Michael Turner - Turner triggered escalators in his contract that will boost his 2013 salary to $6.9 million. That's a lot of money for a running back that averaged just 3.6 yards per carry during the 2012 regular season. The Atlanta Falcons have talent at the position between Jacquizz Rodgers and Jason Snelling. As for Turner, he will be 31 by the time the 2013 season kicks off. He could find himself with a one-year contract on a team in need of a reliable stop-gap at running back like, say, the Green Bay Packers.
Chris Gamble - The Carolina Panthers will be a projected $11.8 million over the salary cap next season, and they will have plenty of difficult decisions to make over a slew of pricey contracts. Gamble appears one of the most likely to go, simply because he can provide the most immediate relief. According to ESPN, the Panthers would save $7.9 million by letting go of their top cornerback. Unfortunately, the Panthers would be letting good of a very good player. Gamble has 27 interceptions over his nine season with the Panthers.
Cat Scratch Reader: Panthers cap space
Will Smith - The defensive end was very productive in 2012, racking up 58 tackles and six sacks in 16 starts. He will be 32 next season and comes with a $14.4 million cap number, however. The New Orleans Saints will likely try to restructure his contract, but if a deal can't get done there is a good chance he could head elsewhere. The 4-3 DE could be a strong fit for an Eagles unit in need of defensive line help.
Doug Free - The Dallas Cowboys have invested a lot in Free, and so far he has yet to provide much in return. He will count for $10 million against the salary cap next season, after allowing seven sacks and quarterback pressure on 6.2 percent of the passing snaps he played last season, according to the Cowboys' official site. If the Cowboys want to chip away at the $18.2 million they owe over the cap, Free would be an excellent place to start.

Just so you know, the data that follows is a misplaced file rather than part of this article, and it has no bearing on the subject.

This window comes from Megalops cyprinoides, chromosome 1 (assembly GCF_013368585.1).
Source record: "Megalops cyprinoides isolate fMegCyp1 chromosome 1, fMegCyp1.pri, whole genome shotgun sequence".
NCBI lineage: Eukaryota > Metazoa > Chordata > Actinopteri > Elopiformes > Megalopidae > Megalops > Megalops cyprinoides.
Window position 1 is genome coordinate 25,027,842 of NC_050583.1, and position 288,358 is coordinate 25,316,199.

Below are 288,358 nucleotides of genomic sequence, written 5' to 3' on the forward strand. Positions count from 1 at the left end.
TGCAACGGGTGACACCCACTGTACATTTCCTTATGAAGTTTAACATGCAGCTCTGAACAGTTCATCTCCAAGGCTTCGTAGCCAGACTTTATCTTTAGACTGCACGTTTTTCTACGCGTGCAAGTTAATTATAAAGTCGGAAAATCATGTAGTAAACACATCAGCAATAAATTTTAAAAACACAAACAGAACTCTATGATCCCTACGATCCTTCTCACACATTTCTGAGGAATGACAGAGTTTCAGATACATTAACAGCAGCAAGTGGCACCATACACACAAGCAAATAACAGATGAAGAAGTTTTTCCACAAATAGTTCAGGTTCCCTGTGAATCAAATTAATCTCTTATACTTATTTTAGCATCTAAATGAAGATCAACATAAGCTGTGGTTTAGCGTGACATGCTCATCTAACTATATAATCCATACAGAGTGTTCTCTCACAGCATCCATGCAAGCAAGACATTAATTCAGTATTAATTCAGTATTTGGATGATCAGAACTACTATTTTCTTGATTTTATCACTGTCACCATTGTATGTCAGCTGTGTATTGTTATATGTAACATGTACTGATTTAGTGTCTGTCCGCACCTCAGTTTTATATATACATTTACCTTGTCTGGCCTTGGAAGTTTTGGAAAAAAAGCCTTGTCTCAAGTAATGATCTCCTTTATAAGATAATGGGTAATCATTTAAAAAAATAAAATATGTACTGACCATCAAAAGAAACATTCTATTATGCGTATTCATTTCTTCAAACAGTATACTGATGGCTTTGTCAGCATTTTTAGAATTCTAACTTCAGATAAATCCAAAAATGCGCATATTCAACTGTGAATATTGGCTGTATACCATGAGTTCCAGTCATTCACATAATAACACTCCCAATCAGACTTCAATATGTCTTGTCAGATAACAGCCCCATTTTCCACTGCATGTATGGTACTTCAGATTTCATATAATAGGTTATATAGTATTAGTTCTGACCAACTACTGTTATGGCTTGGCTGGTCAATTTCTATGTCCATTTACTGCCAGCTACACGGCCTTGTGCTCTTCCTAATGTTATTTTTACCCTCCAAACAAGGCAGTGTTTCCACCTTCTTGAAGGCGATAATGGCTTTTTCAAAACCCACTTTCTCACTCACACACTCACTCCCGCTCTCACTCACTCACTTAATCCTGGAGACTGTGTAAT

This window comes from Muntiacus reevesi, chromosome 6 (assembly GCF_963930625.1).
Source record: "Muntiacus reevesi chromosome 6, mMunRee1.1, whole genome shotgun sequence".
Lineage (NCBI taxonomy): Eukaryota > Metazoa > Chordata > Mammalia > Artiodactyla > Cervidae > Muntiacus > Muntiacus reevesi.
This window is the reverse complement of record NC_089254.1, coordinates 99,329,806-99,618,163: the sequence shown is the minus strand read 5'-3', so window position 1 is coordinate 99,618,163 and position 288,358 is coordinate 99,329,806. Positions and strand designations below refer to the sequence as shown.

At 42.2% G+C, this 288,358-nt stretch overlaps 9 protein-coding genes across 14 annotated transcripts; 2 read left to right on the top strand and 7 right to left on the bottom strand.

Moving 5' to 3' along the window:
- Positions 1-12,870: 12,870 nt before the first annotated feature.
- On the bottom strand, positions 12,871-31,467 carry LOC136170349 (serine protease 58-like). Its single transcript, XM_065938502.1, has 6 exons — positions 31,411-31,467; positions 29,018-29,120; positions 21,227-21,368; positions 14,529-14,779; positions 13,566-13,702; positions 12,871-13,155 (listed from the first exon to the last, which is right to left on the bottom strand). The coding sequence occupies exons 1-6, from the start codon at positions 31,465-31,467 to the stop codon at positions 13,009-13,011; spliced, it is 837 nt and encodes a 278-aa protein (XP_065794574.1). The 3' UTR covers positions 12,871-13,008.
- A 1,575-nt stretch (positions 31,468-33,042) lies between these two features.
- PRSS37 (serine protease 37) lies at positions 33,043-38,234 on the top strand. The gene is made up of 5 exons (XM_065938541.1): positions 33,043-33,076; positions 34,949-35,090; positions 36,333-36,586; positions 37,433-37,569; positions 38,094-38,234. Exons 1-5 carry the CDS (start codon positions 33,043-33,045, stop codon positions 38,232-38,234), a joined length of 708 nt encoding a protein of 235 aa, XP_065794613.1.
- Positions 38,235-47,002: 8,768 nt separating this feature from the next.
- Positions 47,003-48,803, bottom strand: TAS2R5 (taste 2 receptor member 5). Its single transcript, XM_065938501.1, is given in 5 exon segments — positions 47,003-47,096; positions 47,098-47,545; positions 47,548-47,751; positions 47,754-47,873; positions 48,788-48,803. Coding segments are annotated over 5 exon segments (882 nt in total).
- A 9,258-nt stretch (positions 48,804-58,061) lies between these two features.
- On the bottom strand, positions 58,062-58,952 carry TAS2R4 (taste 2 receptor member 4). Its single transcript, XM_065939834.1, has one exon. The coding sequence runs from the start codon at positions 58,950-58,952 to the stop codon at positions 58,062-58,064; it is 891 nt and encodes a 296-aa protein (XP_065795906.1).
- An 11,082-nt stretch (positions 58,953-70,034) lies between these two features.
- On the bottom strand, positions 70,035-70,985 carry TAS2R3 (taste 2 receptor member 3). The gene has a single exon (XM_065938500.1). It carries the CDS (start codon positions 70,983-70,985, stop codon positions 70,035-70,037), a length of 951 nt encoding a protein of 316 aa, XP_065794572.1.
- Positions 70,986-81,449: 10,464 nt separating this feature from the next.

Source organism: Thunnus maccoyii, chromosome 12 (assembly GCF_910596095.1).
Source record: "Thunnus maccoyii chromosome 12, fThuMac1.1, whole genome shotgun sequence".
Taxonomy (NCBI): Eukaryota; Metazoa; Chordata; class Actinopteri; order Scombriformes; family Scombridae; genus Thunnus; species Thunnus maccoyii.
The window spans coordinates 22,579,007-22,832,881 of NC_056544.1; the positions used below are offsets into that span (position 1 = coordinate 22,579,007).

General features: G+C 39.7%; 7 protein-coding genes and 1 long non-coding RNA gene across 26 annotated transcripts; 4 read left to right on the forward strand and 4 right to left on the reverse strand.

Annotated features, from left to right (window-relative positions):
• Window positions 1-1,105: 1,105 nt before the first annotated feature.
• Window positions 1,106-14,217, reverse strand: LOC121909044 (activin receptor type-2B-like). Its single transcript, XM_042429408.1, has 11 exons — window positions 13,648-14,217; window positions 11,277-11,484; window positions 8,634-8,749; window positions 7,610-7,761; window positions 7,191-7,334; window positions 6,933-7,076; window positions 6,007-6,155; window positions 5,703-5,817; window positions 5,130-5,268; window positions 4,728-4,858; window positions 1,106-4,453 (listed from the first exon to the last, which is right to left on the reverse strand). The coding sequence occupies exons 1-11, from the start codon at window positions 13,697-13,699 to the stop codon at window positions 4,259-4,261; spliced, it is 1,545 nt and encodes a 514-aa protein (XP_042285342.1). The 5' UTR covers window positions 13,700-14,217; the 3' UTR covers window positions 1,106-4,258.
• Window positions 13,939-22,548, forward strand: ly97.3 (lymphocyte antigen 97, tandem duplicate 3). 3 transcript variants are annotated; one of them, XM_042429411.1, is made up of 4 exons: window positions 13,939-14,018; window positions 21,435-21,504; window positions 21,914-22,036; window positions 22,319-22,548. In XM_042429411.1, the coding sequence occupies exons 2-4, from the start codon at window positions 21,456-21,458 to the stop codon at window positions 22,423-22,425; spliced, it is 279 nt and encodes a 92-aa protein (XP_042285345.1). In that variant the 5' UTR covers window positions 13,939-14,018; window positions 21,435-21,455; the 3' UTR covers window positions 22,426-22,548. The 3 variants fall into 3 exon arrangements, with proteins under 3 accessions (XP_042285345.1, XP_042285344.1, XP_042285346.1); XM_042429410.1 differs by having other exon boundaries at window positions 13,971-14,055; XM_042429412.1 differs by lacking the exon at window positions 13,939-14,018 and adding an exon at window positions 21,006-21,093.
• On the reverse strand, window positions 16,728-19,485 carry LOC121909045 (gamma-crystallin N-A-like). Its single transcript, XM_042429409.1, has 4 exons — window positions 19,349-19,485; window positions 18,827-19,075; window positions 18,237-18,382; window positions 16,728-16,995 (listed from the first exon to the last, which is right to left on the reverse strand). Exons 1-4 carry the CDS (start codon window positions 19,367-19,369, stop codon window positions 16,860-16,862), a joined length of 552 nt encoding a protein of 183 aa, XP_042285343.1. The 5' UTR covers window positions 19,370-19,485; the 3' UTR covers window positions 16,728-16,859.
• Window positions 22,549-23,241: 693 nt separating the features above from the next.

James Harrison - The Steelers need to do something about their projected $10.8 million salary cap deficit, and Harrison is set to take home nearly $10 million next season at 35 years old. The outside linebacker recorded his lowest sack total since the 2006 season, and missed three games due to injury. As good as Harrison has been, it may be time for the Steelers to cut ties.
Quintin Mikell - The St. Louis Rams are just $1.8 million under the 2013 salary cap, but they are very likely to eke out some room with roster cuts, according to Ryan Van Bibber at Turf Show Times. Mikell may be at the top of the cut list, with $9 million owed to him next season. He was a productive strong safety last season with 101 total tackles and four forced fumbles, but will likely need to take a pay cut if he hopes to stay with the Rams through 2013.
Santana Moss - The Washington Redskins are just $4 million over the cap, and they have three clear potential candidates for release to put help themselves back in the black. London Fletcher, DeAngelo Hall and Santana Moss account for a combined $20.8 million against the 2013 salary cap, as noted by Hogs Haven. Fletcher may retire and Hall is too valuable to let walk without trying to restructure his contract. Moss, on the other hand, is somewhat more dispensable as an aging slot receiver who had just 41 receptions last season. While Moss can still be an effective offensive weapon, he isn't worth what the Redskins are paying him.